• Erica @ at 6:55 pm, May 1st, 2010

    I am equally frustrated by the lack of young feminists. I think it’s pathetic that so many young men and women will not identify as “feminist” despite holding many feminist beliefs. Of course, I understand that There is social stigma against feminism. However, aren’t we young people all about fighting the status quo?

  • Person @ at 8:58 pm, May 1st, 2010

    This is amazing. You should watch the documentary “I was a Teenage Feminist,” speaks to many of the same themes as your post does.

  • fcd @ at 11:30 pm, May 1st, 2010

    Funny, I was just looking through my old blog entries and I saw a lot of stuff I’d written that was clearly feminist, but I’d started the entry with the disclaimer, “Not like I’m a feminist, but . . . .” I was maybe 18, 19 then. You know what? I’m 24 now and I own the title “feminist.” Hopefully some girls will eventually feel comfortable calling themselves feminists, just as they get older. You’re right, though, many older famous women still don’t say they’re feminists, so I wouldn’t count on it.

  • kristina @ at 12:21 am, May 2nd, 2010

    This is my first time visiting this blog and I’m so glad I found you. As a twenty something feminist I am so proud and glad to see a teenage fem. I agree that role models are needed and am forever frustrated by the i’m-not-a-feminist-BUT-im-making-a-feminist-statement. The 3rd wave is alive… even if we aren’t easy to find.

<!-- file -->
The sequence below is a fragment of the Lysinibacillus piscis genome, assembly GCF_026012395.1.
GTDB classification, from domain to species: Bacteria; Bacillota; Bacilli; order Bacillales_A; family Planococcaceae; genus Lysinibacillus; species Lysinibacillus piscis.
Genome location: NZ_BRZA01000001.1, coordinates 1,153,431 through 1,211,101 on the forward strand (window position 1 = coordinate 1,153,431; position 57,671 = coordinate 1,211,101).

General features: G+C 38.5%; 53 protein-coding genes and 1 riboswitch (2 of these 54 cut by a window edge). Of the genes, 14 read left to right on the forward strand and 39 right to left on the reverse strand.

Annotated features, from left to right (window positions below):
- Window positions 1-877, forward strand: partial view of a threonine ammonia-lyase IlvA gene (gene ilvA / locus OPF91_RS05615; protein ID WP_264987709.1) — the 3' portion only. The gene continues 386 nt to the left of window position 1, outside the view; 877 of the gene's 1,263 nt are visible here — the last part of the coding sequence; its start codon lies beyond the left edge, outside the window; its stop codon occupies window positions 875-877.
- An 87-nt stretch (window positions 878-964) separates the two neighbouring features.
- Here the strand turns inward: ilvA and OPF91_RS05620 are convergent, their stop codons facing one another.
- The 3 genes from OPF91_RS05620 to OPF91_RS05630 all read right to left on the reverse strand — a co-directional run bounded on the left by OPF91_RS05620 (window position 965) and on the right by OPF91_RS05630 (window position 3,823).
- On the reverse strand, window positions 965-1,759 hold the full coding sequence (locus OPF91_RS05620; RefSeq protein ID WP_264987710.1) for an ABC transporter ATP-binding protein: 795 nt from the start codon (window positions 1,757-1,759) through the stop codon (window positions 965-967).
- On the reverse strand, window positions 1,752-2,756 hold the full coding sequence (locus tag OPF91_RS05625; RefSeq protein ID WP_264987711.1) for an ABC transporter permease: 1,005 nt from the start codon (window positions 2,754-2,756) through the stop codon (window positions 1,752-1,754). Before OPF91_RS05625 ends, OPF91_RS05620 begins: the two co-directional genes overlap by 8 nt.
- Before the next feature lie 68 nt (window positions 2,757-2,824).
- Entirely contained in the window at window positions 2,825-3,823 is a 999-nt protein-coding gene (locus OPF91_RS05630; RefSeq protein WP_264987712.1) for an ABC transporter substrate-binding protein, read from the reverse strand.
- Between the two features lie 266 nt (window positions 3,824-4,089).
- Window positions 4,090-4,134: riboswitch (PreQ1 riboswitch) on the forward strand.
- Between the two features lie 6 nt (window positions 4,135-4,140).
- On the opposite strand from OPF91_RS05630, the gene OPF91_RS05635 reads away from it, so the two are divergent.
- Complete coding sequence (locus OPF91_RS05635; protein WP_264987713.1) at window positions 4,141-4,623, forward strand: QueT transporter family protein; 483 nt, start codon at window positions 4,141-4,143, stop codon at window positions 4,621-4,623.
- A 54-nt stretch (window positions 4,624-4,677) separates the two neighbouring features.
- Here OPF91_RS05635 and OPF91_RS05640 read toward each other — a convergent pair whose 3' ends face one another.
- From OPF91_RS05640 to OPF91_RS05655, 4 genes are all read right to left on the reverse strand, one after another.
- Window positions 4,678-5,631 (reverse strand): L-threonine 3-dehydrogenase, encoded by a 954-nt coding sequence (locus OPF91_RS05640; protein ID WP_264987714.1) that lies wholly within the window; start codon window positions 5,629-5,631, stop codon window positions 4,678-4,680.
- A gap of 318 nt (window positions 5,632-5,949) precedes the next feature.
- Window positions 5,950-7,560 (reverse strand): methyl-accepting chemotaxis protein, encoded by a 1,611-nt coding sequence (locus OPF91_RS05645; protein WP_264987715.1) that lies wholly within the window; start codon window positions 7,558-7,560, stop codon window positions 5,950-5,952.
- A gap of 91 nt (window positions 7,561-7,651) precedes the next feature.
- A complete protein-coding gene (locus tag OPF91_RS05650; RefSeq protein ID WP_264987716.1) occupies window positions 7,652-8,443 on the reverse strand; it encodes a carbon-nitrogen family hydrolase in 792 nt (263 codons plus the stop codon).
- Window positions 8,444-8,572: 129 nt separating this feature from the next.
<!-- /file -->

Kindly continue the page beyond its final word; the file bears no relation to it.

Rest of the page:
• Marinda @ at 1:18 am, May 2nd, 2010

    Hi, this is my first time commentating, and I think this is a great article that can give teenage feminists like me a lot of confidence. I notice you mentioned Gloria Steinem – I know a bit about her contributions to feminism, but her wiki article mentions that she’s anti-transexual, but also includes a quote of her denying that. Can anyone confirm whether she is or not? Cuz it would suck if she was :(

  • Alex Catgirl @ at 8:31 am, May 3rd, 2010

    @Marinda I think you might be confusing Gloria Steinem with Germane Greer, but all feminists of that generation are very leary of transexual/gendered people, as we should be.

    It’s long been said that the only way women could lose control of the women’s movement is if we let the men get involved, as they will make it all about them.